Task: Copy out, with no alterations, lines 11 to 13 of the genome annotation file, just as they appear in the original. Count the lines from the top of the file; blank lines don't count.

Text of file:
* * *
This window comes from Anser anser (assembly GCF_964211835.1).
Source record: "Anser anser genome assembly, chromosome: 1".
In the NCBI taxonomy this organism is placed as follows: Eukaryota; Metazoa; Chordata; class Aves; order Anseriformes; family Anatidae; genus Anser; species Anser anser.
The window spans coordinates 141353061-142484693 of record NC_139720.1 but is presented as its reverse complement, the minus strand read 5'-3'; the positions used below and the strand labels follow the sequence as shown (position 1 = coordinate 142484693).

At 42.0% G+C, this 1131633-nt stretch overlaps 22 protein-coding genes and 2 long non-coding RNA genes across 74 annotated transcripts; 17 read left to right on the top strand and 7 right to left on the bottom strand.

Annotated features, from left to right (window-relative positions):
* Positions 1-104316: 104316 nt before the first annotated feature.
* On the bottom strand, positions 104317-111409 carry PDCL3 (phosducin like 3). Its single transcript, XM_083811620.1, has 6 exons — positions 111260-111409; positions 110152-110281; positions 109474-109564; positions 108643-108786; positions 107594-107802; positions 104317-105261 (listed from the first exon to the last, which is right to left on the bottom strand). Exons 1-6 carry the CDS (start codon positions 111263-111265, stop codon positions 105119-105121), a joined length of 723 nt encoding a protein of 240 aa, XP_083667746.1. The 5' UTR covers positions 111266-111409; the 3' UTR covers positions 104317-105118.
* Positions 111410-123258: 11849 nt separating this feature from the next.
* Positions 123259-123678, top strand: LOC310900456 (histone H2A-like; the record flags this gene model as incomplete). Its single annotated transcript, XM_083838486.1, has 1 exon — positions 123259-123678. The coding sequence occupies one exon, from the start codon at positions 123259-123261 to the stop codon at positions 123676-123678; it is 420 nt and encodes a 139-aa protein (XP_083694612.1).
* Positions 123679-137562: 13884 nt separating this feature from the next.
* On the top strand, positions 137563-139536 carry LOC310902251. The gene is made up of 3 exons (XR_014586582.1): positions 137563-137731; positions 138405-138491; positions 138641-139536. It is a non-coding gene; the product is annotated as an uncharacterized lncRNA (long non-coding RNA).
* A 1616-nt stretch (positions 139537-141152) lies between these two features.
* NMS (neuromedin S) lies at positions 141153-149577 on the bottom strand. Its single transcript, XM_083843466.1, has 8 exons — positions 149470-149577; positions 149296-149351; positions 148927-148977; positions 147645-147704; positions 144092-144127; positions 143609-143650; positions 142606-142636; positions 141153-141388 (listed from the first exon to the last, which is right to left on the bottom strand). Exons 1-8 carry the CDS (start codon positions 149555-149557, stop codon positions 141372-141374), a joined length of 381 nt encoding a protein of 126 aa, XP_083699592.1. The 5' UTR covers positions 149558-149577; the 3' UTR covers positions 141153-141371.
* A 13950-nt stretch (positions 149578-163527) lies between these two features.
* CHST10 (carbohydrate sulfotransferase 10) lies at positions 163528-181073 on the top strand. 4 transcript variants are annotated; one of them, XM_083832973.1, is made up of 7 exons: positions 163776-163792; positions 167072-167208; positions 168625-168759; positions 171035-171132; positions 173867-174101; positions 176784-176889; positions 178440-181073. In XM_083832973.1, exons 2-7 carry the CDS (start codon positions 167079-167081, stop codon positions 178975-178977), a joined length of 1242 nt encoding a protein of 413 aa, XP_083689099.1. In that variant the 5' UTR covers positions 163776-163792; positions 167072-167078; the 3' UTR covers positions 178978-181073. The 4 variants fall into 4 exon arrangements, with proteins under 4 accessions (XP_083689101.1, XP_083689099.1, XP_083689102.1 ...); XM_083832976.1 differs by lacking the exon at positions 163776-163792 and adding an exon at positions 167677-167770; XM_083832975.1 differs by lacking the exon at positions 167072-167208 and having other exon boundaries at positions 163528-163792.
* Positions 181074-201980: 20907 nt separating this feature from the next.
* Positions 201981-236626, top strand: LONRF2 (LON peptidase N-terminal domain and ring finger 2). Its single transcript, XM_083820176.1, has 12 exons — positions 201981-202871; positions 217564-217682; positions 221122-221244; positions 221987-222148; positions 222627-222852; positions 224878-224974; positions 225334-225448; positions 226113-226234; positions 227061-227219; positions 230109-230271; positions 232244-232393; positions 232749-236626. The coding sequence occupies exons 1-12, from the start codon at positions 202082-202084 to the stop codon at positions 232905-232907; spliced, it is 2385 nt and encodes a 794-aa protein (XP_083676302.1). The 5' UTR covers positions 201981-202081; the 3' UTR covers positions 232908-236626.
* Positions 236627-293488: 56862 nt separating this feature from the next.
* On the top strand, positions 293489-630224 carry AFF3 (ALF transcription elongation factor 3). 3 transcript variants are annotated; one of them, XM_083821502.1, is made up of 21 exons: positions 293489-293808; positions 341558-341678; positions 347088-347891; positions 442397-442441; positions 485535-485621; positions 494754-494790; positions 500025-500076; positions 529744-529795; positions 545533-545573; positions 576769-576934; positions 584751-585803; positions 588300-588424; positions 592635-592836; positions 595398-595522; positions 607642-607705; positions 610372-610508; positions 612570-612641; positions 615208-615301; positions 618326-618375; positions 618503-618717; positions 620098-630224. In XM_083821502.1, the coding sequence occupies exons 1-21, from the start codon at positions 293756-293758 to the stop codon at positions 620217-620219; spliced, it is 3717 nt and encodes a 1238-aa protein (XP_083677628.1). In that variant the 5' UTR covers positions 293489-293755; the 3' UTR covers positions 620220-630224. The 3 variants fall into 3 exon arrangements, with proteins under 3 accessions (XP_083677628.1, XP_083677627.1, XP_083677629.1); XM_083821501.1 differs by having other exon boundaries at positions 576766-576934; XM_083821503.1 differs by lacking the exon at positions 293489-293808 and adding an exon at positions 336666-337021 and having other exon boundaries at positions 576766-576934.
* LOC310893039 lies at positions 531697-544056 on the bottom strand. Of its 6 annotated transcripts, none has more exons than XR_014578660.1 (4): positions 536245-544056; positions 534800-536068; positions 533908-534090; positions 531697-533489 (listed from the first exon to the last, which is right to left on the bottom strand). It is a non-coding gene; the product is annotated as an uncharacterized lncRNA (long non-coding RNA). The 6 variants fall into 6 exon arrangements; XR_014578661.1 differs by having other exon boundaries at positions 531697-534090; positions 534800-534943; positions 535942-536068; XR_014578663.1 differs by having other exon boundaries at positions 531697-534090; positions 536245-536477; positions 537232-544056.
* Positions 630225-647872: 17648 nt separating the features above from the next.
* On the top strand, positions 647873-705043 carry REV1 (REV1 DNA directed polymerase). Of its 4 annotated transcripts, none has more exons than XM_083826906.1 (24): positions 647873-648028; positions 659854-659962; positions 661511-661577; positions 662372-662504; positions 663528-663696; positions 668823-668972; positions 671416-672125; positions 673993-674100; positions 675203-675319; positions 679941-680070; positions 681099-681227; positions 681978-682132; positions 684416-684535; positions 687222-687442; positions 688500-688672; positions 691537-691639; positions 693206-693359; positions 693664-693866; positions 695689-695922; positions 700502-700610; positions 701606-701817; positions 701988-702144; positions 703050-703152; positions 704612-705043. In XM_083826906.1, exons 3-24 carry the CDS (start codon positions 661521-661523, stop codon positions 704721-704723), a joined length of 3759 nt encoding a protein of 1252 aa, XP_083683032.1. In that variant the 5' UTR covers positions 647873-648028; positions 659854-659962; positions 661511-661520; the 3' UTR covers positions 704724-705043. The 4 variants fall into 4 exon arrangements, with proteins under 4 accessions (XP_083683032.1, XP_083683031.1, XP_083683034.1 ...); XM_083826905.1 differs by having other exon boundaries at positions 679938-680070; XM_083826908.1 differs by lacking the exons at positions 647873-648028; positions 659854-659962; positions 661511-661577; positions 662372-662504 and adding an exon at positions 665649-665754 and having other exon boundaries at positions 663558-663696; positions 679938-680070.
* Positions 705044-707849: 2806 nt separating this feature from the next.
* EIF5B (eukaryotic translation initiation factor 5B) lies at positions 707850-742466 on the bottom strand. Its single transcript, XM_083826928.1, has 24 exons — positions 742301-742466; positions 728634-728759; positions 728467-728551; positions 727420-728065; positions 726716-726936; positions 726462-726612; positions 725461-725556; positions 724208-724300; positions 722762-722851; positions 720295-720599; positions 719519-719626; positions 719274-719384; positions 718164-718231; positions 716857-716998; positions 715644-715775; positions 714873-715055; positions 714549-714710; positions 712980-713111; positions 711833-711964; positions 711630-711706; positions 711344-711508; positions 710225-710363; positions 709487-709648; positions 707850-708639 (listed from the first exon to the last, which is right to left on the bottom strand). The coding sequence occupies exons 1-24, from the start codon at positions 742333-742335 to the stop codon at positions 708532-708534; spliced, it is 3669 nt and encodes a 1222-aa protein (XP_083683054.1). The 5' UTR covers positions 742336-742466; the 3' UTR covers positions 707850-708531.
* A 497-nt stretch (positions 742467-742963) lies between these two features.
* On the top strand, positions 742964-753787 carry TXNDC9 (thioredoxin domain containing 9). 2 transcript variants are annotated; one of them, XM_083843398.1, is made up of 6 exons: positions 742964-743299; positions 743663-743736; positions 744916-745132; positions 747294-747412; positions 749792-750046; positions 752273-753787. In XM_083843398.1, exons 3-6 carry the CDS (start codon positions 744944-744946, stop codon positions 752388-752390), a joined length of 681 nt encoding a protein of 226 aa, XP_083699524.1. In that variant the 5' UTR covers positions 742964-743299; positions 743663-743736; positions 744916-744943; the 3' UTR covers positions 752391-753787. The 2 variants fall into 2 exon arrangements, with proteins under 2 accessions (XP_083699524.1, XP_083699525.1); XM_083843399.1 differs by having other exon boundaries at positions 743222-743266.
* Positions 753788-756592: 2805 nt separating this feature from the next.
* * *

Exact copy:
* Positions 123679-137562: 13884 nt separating this feature from the next.
* On the top strand, positions 137563-139536 carry LOC310902251. The gene is made up of 3 exons (XR_014586582.1): positions 137563-137731; positions 138405-138491; positions 138641-139536. It is a non-coding gene; the product is annotated as an uncharacterized lncRNA (long non-coding RNA).
* A 1616-nt stretch (positions 139537-141152) lies between these two features.